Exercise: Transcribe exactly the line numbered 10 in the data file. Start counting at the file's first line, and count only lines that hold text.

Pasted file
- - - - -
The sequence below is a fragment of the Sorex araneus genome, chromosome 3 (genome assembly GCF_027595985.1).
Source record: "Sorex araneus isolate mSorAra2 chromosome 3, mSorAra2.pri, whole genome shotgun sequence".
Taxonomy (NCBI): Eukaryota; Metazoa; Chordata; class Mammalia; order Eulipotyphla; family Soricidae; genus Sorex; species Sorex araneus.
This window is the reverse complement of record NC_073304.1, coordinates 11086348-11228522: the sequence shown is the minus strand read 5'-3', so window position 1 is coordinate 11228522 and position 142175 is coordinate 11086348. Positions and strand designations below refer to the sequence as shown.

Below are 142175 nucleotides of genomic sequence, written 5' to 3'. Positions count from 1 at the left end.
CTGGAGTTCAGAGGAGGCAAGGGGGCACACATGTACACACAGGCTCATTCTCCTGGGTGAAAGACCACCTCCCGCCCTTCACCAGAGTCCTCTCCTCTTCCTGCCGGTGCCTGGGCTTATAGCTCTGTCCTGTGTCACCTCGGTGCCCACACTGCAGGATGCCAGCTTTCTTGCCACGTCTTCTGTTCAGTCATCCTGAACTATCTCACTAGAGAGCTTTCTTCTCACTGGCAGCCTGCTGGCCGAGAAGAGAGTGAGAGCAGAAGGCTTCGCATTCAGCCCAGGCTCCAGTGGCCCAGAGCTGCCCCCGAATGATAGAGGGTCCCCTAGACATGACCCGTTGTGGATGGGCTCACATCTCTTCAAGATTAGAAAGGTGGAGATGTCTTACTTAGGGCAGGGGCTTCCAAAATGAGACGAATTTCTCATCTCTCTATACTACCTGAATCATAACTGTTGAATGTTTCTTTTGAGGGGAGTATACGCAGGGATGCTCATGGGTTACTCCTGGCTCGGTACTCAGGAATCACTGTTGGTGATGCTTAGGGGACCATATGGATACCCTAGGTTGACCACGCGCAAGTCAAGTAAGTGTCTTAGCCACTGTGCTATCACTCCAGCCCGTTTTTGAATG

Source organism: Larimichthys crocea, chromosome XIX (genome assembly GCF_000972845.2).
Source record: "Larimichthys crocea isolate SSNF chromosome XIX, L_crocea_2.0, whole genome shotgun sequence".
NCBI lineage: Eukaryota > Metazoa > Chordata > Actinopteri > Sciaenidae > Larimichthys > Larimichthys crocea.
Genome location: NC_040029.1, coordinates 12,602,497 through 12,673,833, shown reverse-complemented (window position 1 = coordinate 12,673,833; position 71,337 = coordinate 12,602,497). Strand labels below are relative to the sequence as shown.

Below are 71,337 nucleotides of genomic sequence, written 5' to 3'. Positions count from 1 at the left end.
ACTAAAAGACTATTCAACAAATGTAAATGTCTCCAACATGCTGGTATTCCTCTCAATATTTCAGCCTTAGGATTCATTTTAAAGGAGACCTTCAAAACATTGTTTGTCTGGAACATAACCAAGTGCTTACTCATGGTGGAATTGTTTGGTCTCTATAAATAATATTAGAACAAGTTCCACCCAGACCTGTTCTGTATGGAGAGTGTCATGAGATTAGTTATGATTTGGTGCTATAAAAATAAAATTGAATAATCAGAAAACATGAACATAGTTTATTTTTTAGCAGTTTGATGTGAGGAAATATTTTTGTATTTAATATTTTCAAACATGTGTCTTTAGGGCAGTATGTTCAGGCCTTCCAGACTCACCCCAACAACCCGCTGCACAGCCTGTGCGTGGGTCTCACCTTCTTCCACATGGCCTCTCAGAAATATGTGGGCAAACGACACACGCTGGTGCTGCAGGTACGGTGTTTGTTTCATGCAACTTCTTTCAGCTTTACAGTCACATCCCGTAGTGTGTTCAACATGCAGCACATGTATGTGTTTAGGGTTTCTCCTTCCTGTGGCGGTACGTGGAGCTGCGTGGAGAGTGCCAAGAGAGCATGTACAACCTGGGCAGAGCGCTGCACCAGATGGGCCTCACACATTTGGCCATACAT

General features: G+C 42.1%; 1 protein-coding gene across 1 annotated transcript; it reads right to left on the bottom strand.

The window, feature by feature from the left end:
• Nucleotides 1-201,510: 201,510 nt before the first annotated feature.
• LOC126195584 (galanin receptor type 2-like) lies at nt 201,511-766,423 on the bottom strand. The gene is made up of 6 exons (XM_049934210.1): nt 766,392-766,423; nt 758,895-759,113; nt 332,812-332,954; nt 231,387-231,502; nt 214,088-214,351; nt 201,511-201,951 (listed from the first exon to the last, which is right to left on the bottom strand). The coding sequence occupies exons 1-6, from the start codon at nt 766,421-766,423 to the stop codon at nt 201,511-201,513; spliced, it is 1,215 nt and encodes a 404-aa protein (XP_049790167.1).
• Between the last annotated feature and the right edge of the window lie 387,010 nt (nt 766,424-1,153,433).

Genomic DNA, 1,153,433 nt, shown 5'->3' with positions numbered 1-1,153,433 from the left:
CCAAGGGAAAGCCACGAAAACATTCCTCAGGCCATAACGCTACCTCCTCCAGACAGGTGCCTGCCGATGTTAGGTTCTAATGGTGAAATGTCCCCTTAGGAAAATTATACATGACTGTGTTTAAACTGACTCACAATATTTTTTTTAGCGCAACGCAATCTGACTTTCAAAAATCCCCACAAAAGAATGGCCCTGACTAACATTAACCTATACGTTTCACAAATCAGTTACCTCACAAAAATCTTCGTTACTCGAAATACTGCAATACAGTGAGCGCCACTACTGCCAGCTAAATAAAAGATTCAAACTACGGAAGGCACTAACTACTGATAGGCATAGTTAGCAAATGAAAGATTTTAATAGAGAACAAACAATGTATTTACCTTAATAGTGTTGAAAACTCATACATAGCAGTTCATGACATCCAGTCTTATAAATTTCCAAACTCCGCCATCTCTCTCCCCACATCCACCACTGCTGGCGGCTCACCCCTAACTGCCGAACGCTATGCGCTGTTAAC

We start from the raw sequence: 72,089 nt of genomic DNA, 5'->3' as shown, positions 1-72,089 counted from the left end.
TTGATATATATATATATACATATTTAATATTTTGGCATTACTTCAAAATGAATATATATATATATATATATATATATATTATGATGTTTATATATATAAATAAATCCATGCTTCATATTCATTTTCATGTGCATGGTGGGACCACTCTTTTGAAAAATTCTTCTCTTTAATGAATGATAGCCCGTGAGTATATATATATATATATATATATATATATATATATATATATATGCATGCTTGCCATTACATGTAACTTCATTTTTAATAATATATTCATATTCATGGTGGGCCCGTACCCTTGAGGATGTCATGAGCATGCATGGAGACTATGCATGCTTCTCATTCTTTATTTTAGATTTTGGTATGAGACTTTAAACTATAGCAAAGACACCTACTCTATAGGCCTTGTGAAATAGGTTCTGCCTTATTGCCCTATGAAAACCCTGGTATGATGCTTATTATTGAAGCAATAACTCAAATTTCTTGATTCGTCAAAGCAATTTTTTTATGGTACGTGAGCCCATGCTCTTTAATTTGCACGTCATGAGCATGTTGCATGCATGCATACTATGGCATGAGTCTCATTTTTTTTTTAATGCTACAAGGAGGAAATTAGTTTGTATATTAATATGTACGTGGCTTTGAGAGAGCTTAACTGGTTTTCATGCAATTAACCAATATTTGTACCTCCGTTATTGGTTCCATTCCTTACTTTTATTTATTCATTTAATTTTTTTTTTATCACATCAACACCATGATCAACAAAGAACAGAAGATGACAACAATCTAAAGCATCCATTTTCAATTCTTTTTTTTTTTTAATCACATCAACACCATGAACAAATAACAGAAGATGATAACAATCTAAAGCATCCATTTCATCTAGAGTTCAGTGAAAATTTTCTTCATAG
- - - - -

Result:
Genome location: NC_040029.1, coordinates 12,602,497 through 12,673,833, shown reverse-complemented (window position 1 = coordinate 12,673,833; position 71,337 = coordinate 12,602,497). Strand labels below are relative to the sequence as shown.